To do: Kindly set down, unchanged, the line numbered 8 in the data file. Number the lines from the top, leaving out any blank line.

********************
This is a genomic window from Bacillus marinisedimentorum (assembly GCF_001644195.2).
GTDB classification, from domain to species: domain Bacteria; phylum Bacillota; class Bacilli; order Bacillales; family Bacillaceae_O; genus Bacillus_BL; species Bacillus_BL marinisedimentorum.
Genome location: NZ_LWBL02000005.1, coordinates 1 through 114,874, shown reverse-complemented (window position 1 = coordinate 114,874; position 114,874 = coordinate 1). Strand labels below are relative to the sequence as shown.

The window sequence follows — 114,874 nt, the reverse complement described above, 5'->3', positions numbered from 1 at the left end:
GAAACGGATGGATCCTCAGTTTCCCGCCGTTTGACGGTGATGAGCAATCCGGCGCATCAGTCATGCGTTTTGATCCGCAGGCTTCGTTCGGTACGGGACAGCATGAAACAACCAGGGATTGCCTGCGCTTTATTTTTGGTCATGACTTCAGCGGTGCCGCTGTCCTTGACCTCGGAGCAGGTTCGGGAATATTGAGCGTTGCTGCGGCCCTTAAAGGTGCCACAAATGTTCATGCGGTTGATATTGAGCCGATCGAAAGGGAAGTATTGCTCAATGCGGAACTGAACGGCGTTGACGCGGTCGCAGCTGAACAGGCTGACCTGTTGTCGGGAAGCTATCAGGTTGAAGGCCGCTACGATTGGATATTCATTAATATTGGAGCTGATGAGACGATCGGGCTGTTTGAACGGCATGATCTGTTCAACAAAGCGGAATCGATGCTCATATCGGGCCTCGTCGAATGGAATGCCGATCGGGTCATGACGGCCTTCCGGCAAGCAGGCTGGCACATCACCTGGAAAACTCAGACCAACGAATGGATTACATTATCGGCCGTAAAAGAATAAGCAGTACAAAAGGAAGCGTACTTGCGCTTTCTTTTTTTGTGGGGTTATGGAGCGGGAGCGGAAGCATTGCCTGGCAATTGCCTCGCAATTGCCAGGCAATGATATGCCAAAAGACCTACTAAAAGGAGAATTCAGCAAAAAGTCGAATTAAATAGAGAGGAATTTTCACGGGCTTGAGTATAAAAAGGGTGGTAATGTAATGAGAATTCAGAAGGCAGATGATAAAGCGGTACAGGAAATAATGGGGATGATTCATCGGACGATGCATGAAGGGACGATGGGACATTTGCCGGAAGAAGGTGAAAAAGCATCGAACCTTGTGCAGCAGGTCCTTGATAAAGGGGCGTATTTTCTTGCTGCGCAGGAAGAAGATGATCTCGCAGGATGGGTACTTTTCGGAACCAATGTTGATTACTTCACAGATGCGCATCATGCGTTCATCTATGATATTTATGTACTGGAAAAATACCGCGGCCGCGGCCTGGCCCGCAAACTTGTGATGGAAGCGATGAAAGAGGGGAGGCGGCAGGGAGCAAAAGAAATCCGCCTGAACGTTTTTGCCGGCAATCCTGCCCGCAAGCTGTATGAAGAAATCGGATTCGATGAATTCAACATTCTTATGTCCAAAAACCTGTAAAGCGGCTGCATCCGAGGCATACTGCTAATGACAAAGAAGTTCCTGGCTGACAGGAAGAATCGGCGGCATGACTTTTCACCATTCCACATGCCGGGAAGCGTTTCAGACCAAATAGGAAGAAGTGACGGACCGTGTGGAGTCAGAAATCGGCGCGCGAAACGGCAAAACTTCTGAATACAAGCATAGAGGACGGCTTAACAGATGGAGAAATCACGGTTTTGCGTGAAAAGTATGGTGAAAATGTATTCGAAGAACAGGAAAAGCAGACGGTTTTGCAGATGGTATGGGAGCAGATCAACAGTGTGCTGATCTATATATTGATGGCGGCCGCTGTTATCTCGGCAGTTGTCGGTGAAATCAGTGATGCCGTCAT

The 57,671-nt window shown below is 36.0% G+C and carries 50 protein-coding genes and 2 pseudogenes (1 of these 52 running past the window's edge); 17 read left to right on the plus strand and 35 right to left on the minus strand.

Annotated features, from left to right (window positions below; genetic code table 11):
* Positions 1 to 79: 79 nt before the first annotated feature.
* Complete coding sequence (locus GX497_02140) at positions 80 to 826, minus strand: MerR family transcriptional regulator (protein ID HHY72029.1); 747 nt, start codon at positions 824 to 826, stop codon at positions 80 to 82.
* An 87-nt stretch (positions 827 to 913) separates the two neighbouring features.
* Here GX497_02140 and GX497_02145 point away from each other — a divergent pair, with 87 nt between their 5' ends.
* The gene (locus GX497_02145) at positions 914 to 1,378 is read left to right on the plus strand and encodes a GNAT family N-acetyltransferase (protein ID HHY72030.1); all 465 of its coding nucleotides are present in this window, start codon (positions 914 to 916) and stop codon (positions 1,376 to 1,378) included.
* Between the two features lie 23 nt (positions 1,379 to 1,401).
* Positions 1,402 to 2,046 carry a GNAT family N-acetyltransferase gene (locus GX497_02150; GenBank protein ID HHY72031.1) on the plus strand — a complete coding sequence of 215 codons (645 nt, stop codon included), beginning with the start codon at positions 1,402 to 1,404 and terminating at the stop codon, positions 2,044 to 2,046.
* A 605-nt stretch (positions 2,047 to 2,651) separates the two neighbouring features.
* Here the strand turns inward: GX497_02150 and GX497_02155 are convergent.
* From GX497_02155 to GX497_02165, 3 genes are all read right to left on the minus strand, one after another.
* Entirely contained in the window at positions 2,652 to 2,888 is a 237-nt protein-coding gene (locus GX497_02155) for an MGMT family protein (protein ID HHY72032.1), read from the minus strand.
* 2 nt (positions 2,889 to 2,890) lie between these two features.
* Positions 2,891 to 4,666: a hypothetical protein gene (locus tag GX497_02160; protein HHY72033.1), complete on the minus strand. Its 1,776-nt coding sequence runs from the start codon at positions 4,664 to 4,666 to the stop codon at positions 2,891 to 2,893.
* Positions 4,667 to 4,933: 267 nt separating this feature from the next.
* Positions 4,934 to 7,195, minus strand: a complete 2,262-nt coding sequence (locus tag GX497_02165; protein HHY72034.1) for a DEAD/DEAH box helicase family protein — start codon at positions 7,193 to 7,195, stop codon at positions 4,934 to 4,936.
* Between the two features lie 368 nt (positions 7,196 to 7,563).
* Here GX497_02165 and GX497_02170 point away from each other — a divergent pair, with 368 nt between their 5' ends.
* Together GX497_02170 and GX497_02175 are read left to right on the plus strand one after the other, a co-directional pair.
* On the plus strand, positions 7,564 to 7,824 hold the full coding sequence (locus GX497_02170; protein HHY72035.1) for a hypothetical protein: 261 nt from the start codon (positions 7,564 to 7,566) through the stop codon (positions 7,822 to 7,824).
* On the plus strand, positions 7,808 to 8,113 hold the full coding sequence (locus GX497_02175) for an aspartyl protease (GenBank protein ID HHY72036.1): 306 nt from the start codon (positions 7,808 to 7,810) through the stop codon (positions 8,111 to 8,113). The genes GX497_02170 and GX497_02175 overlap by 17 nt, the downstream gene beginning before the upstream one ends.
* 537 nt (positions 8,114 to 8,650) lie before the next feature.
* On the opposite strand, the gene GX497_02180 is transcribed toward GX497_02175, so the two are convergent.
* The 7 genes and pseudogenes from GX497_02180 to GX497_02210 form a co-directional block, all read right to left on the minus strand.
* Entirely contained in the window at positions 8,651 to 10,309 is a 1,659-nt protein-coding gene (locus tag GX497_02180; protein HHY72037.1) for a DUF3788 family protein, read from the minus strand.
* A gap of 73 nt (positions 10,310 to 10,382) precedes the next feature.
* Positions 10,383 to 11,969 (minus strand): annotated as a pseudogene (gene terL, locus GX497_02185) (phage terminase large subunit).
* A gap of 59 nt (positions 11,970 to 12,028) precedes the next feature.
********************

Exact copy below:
* Positions 1 to 79: 79 nt before the first annotated feature.